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Averting Secession: Engineering Durable Ethnic Autonomy Arrangements for Iraq

Sat, September 2, 4:00 to 5:30pm, Hilton Union Square, Golden Gate 3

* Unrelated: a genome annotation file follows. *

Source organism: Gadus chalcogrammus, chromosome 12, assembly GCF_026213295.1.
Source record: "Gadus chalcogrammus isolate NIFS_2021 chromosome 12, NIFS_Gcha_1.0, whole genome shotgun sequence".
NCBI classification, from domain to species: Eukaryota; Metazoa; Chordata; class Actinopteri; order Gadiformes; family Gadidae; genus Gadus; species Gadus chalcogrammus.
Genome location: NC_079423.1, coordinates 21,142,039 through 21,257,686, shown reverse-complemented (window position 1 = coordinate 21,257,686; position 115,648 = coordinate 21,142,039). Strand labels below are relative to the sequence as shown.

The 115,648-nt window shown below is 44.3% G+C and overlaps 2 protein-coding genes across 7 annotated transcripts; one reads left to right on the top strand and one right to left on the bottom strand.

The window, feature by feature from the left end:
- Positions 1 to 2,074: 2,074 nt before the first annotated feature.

Ethnic autonomy arrangements (EAAs) have been shown to diminish secessionist tendencies in divided societies, but their empirical record of success is mixed. We theorize that, after controlling for level of democracy, EAAs that are structured to create and best sustain an equilibrium in bargaining relations between center and periphery have the highest probability of survival. We test the theory using a two tier system of equations. The top tier equation uses data drawn from the universe of post-1945 EAAs to estimate the effects of variation in EAA structure on the probability of the system’s survival. The bottom tier equations estimate variation in levels of democracy based on a vector of historical, religious and socio-economic covariates, using a dataset comprising the universe of post-1945 democracies. Combined, these two tiers allow for the estimation of the secession-propensity of EAAs based on variation in internal structure and most known drivers of democracy. The results indicate that at high levels of democracy, the internal structure of an EAA has little effect on survival prospects, but that internal structure has greater impact as levels of democracy diminish. We apply these findings to the case of Iraq to illustrate how an EAA can be institutionally engineered to maximize its probability of survival, even at low levels of democracy.